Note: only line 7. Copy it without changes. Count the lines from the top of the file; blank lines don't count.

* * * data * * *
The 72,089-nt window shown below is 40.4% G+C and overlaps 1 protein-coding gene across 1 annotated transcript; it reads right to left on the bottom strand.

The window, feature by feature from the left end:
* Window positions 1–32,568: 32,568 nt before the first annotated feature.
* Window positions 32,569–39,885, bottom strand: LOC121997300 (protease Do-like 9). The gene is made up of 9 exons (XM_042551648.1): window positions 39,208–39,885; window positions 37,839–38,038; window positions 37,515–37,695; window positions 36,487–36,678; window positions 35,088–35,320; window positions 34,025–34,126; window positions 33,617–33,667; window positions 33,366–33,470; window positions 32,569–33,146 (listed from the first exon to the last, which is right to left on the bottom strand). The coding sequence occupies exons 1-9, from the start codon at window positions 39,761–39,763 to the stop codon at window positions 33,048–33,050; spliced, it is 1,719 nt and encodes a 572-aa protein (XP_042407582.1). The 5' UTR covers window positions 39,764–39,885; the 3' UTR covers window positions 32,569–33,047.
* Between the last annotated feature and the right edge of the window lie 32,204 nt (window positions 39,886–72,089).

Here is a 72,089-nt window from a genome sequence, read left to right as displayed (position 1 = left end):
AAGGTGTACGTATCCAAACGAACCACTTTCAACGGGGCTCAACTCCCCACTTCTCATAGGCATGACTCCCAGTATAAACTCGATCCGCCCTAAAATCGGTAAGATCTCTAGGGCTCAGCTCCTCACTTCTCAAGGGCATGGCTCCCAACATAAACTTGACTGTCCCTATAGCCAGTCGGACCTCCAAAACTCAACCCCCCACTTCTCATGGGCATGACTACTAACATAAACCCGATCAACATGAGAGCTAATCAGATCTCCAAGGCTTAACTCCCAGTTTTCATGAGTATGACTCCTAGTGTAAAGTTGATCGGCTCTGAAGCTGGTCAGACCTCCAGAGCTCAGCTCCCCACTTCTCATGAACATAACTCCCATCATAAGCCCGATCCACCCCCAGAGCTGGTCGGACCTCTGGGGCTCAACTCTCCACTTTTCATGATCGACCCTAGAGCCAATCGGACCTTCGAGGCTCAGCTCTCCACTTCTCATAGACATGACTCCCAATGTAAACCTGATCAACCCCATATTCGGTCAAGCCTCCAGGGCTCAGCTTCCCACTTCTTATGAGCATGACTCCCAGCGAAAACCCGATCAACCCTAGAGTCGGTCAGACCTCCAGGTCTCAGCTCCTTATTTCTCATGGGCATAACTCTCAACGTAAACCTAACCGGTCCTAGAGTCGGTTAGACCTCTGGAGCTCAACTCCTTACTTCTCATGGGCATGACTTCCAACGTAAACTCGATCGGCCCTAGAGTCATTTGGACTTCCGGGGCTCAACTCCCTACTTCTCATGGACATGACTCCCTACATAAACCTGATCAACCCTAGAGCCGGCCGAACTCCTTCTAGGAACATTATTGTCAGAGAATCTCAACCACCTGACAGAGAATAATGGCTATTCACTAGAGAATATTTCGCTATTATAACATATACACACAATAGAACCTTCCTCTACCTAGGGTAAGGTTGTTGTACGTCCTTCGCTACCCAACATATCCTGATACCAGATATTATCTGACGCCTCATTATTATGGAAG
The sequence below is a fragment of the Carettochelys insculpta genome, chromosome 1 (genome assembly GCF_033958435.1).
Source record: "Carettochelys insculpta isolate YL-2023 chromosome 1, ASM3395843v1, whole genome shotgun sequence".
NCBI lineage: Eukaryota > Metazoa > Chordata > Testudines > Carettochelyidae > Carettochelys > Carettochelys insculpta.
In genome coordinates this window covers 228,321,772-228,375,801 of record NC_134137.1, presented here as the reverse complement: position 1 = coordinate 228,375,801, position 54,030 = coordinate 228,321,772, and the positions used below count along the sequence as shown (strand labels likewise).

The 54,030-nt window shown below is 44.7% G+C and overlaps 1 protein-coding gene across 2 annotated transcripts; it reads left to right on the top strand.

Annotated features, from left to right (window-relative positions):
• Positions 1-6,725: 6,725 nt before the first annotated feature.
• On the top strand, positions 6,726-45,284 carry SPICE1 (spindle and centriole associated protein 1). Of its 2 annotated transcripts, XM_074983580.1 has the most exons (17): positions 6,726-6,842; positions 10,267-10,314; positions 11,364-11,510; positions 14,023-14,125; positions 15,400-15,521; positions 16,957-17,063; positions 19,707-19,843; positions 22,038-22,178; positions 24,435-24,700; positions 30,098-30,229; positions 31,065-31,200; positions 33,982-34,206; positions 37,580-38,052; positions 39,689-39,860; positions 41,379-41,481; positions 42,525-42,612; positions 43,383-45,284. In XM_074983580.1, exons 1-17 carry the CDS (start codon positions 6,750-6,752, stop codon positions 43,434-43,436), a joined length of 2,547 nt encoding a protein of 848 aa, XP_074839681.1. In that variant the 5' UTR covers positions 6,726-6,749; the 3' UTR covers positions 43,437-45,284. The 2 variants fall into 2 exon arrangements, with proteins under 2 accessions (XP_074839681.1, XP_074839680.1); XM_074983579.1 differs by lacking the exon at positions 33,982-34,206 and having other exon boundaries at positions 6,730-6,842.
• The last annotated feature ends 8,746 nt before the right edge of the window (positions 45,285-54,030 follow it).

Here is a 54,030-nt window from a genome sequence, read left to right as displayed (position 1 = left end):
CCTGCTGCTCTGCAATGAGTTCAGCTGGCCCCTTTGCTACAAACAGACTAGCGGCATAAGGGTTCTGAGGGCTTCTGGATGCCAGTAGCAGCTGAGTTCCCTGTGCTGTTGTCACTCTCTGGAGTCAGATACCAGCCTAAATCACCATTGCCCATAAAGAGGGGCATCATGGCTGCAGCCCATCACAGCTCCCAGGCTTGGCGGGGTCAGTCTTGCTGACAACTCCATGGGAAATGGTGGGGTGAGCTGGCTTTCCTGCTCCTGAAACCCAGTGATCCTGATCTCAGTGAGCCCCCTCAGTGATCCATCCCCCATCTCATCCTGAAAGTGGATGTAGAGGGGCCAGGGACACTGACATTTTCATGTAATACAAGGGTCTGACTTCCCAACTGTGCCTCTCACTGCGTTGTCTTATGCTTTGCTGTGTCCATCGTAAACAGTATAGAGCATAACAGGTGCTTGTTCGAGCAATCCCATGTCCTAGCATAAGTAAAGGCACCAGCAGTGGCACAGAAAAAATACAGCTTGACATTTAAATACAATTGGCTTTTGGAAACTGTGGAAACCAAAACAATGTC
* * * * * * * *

AAGGTGTACGTATCCAAACGAACCACTTTCAACGGGGCTCAACTCCCCACTTCTCATAGGCATGACTCCCAGTATAAACTCGATCCGCCCTAAAATCGGTAAGATCTCTAGGGCTCAGCTCCTCACTTCTCAAGGGCATGGCTCCCAACATAAACTTGACTGTCCCTATAGCCAGTCGGACCTCCAAAACTCAACCCCCCACTTCTCATGGGCATGACTACTAACATAAACCCGATCAACATGAGAGCTAATCAGATCTCCAAGGCTTAACTCCCAGTTTTCATGAGTATGACTCCTAGTGTAAAGTTGATCGGCTCTGAAGCTGGTCAGACCTCCAGAGCTCAGCTCCCCACTTCTCATGAACATAACTCCCATCATAAGCCCGATCCACCCCCAGAGCTGGTCGGACCTCTGGGGCTCAACTCTCCACTTTTCATGATCGACCCTAGAGCCAATCGGACCTTCGAGGCTCAGCTCTCCACTTCTCATAGACATGACTCCCAATGTAAACCTGATCAACCCCATATTCGGTCAAGCCTCCAGGGCTCAGCTTCCCACTTCTTATGAGCATGACTCCCAGCGAAAACCCGATCAACCCTAGAGTCGGTCAGACCTCCAGGTCTCAGCTCCTTATTTCTCATGGGCATAACTCTCAACGTAAACCTAACCGGTCCTAGAGTCGGTTAGACCTCTGGAGCTCAACTCCTTACTTCTCATGGGCATGACTTCCAACGTAAACTCGATCGGCCCTAGAGTCATTTGGACTTCCGGGGCTCAACTCCCTACTTCTCATGGACATGACTCCCTACATAAACCTGATCAACCCTAGAGCCGGCCGAACTCCTTCTAGGAACATTATTGTCAGAGAATCTCAACCACCTGACAGAGAATAATGGCTATTCACTAGAGAATATTTCGCTATTATAACATATACACACAATAGAACCTTCCTCTACCTAGGGTAAGGTTGTTGTACGTCCTTCGCTACCCAACATATCCTGATACCAGATATTATCTGACGCCTCATTATTATGGAAG